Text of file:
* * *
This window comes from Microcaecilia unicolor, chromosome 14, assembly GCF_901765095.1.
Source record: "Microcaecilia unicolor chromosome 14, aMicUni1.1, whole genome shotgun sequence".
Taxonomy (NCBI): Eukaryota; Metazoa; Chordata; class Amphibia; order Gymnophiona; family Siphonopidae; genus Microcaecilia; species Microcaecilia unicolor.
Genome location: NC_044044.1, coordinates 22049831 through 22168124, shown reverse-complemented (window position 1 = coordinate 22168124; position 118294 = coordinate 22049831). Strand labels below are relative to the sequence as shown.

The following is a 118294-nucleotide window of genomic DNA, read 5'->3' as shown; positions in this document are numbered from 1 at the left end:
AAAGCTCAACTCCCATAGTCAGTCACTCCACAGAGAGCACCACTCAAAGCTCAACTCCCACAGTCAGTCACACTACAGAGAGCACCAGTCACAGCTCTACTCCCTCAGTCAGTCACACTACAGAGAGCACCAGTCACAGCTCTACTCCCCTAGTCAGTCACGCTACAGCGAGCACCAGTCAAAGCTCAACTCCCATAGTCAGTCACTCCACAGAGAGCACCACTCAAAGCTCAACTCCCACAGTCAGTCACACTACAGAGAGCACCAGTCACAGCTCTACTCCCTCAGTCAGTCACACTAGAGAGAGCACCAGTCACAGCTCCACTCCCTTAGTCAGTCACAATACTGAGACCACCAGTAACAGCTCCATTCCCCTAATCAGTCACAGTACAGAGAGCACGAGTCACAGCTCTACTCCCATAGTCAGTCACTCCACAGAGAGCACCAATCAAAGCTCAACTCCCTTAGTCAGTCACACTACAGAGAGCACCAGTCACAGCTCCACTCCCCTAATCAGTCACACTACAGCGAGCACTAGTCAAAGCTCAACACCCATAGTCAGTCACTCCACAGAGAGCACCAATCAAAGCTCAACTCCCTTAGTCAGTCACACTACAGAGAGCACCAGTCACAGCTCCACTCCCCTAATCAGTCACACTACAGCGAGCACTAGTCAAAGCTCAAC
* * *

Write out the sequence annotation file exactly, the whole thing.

This window comes from Microcaecilia unicolor, chromosome 14, assembly GCF_901765095.1.
Source record: "Microcaecilia unicolor chromosome 14, aMicUni1.1, whole genome shotgun sequence".
Taxonomy (NCBI): Eukaryota; Metazoa; Chordata; class Amphibia; order Gymnophiona; family Siphonopidae; genus Microcaecilia; species Microcaecilia unicolor.
Genome location: NC_044044.1, coordinates 22049831 through 22168124, shown reverse-complemented (window position 1 = coordinate 22168124; position 118294 = coordinate 22049831). Strand labels below are relative to the sequence as shown.

The following is a 118294-nucleotide window of genomic DNA, read 5'->3' as shown; positions in this document are numbered from 1 at the left end:
AAAGCTCAACTCCCATAGTCAGTCACTCCACAGAGAGCACCACTCAAAGCTCAACTCCCACAGTCAGTCACACTACAGAGAGCACCAGTCACAGCTCTACTCCCTCAGTCAGTCACACTACAGAGAGCACCAGTCACAGCTCTACTCCCCTAGTCAGTCACGCTACAGCGAGCACCAGTCAAAGCTCAACTCCCATAGTCAGTCACTCCACAGAGAGCACCACTCAAAGCTCAACTCCCACAGTCAGTCACACTACAGAGAGCACCAGTCACAGCTCTACTCCCTCAGTCAGTCACACTAGAGAGAGCACCAGTCACAGCTCCACTCCCTTAGTCAGTCACAATACTGAGACCACCAGTAACAGCTCCATTCCCCTAATCAGTCACAGTACAGAGAGCACGAGTCACAGCTCTACTCCCATAGTCAGTCACTCCACAGAGAGCACCAATCAAAGCTCAACTCCCTTAGTCAGTCACACTACAGAGAGCACCAGTCACAGCTCCACTCCCCTAATCAGTCACACTACAGCGAGCACTAGTCAAAGCTCAACACCCATAGTCAGTCACTCCACAGAGAGCACCAATCAAAGCTCAACTCCCTTAGTCAGTCACACTACAGAGAGCACCAGTCACAGCTCCACTCCCCTAATCAGTCACACTACAGCGAGCACTAGTCAAAGCTCAAC